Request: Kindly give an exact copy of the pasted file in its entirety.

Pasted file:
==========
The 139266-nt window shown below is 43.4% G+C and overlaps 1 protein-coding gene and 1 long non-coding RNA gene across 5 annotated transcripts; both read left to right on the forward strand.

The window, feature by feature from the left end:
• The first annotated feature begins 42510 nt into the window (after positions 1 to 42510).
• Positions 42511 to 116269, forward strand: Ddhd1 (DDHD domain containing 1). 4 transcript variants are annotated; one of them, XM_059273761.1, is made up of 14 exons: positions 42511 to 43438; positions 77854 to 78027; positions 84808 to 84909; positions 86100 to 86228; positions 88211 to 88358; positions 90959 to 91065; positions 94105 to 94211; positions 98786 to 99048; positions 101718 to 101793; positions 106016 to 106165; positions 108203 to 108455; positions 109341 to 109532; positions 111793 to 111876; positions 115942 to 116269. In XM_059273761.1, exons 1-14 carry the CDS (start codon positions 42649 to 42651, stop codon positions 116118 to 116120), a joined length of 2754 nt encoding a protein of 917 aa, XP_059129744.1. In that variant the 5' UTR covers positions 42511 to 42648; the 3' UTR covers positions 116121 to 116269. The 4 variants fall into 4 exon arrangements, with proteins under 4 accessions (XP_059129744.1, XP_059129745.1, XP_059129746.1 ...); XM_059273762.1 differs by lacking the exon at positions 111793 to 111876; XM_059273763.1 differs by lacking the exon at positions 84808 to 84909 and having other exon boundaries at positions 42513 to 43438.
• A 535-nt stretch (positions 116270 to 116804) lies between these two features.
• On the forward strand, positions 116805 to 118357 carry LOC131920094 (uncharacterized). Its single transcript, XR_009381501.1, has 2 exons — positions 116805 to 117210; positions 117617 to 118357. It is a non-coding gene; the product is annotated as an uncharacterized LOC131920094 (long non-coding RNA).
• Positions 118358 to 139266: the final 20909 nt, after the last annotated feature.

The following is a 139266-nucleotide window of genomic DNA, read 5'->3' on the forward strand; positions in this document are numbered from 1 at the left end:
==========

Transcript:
The 139266-nt window shown below is 43.4% G+C and overlaps 1 protein-coding gene and 1 long non-coding RNA gene across 5 annotated transcripts; both read left to right on the forward strand.

The window, feature by feature from the left end:
• The first annotated feature begins 42510 nt into the window (after positions 1 to 42510).
• Positions 42511 to 116269, forward strand: Ddhd1 (DDHD domain containing 1). 4 transcript variants are annotated; one of them, XM_059273761.1, is made up of 14 exons: positions 42511 to 43438; positions 77854 to 78027; positions 84808 to 84909; positions 86100 to 86228; positions 88211 to 88358; positions 90959 to 91065; positions 94105 to 94211; positions 98786 to 99048; positions 101718 to 101793; positions 106016 to 106165; positions 108203 to 108455; positions 109341 to 109532; positions 111793 to 111876; positions 115942 to 116269. In XM_059273761.1, exons 1-14 carry the CDS (start codon positions 42649 to 42651, stop codon positions 116118 to 116120), a joined length of 2754 nt encoding a protein of 917 aa, XP_059129744.1. In that variant the 5' UTR covers positions 42511 to 42648; the 3' UTR covers positions 116121 to 116269. The 4 variants fall into 4 exon arrangements, with proteins under 4 accessions (XP_059129744.1, XP_059129745.1, XP_059129746.1 ...); XM_059273762.1 differs by lacking the exon at positions 111793 to 111876; XM_059273763.1 differs by lacking the exon at positions 84808 to 84909 and having other exon boundaries at positions 42513 to 43438.
• A 535-nt stretch (positions 116270 to 116804) lies between these two features.
• On the forward strand, positions 116805 to 118357 carry LOC131920094 (uncharacterized). Its single transcript, XR_009381501.1, has 2 exons — positions 116805 to 117210; positions 117617 to 118357. It is a non-coding gene; the product is annotated as an uncharacterized LOC131920094 (long non-coding RNA).
• Positions 118358 to 139266: the final 20909 nt, after the last annotated feature.

The following is a 139266-nucleotide window of genomic DNA, read 5'->3' on the forward strand; positions in this document are numbered from 1 at the left end: